Table 1 shows that in the 36 states with federal Exchanges, a victory for the Halbig plaintiffs would free more than 8.3 million residents from being subject to those unlawful taxes. (The correct word is “free,” not “exempt.” By law, these individuals are already exempt, because their state’s decision not to establish an Exchange exempts them. The ruling would free them from being subjected to that tax anyway.) Such a ruling would free nearly 1 million Floridians and more than 1.5 million Texans from the individual-mandate tax. In 2016, it would free families of four earning as little as $24,000 per year from an illegal tax of $2,085.
Table 2 gives an indication of how many residents the 14 states with state-established Exchanges could exempt from individual-mandate penalties by opting for a federal Exchange in the wake of a Halbig victory. In that case, California could exempt more than 1.7 million residents from penalties under the individual mandate. Idaho and New Mexico have already switched to a federal Exchange, exempting roughly 78,000 and 94,000 residents, respectively. Oregon and Rhode Island are considering making the same move, which would exempt roughly 157,000 and 29,000 residents, respectively.
Halbig Would Free 250,000 Firms and 57 Million Employees from the Employer Mandate
In the 36 states with federal Exchanges, a Halbig victory would free — not “exempt” — all employers with more than 50 workers from the employer-mandate penalties to which the Obama administration is unlawfully subjecting them. Census Bureau data indicate that in all, more than 250,000 firms and 57 million workers could be freed from those unlawful taxes. That’s more than the population of 27 states. Table 3 shows the number of firms and employees in each of the 36 states with federal Exchanges. In Florida, a Halbig victory would free more than 16,000 firms and 5.1 million employees from the employer mandate. In Texas, it would free more than 24,000 firms and nearly 7 million employees from the employer mandate.
A Halbig victory would not directly affect subsidies for Exchange enrollees in the 14 states (plus D.C.) that established their own Exchanges. But it would create pressure for those states to switch to a federal Exchange. Such a ruling would (finally) give those states' officials the power to exempt large employers in the state from the PPACA's employer mandate. Table 4 shows how many firms and individuals each state and D.C. could exempt.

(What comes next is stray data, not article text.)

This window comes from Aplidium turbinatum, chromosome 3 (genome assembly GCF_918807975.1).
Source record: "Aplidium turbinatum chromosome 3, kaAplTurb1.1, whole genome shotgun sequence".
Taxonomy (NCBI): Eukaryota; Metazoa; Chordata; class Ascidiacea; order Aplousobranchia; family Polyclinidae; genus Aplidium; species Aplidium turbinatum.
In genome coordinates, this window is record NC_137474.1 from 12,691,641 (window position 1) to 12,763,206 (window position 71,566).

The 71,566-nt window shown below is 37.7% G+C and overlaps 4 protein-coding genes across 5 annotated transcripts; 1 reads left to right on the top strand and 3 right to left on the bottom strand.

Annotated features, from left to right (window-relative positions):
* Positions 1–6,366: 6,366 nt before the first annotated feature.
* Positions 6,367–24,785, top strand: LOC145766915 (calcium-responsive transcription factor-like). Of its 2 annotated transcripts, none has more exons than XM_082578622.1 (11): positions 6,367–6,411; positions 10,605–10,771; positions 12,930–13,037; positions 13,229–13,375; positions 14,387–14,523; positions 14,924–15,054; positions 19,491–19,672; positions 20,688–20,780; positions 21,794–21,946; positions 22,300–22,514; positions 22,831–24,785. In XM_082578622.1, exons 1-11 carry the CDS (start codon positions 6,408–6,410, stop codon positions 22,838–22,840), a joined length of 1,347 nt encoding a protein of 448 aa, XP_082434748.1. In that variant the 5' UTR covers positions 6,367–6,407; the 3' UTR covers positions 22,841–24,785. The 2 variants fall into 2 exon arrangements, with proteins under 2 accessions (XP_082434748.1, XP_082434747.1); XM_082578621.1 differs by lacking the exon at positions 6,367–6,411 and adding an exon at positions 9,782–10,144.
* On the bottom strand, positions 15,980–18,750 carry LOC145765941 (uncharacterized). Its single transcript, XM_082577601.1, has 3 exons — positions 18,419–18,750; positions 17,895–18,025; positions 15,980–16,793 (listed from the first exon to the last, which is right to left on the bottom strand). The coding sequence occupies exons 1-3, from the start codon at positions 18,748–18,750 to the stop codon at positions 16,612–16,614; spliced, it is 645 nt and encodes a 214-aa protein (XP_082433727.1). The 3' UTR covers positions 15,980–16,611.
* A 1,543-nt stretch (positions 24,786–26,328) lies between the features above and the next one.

Officials in these states might be reluctant to exercise that option because it would come at the price of forgoing the Exchange subsidies many residents are currently receiving. But switching to a federal Exchange would benefit employers and individual residents seeking relief from their respective mandates. For example, many of the 32,000 firms, 1.7 million individual taxpayers, and 9.4 million employees California could exempt from those mandates could pressure state officials to make the switch. Opponents of the PPACA are also likely to apply political pressure.
Finally, state officials would also feel pressure to make the switch in order to maintain their tax bases. The employer mandate increases the cost of doing business. States where the employer mandate is operative would therefore be at a disadvantage when competing for employers against states where it is inoperative. Establishing states might fail to attract new firms and could even see existing firms relocate to federal-Exchange states. That fear alone could spur a state to make the switch.
Defenders of the IRS and uncritical media outlets are doing the public a disservice by misrepresenting the nature and the facts of Halbig v. Burwell. It is crucial that the public get the straight story. The Halbig cases are much bigger than partisan squabbles over “ObamaCare.”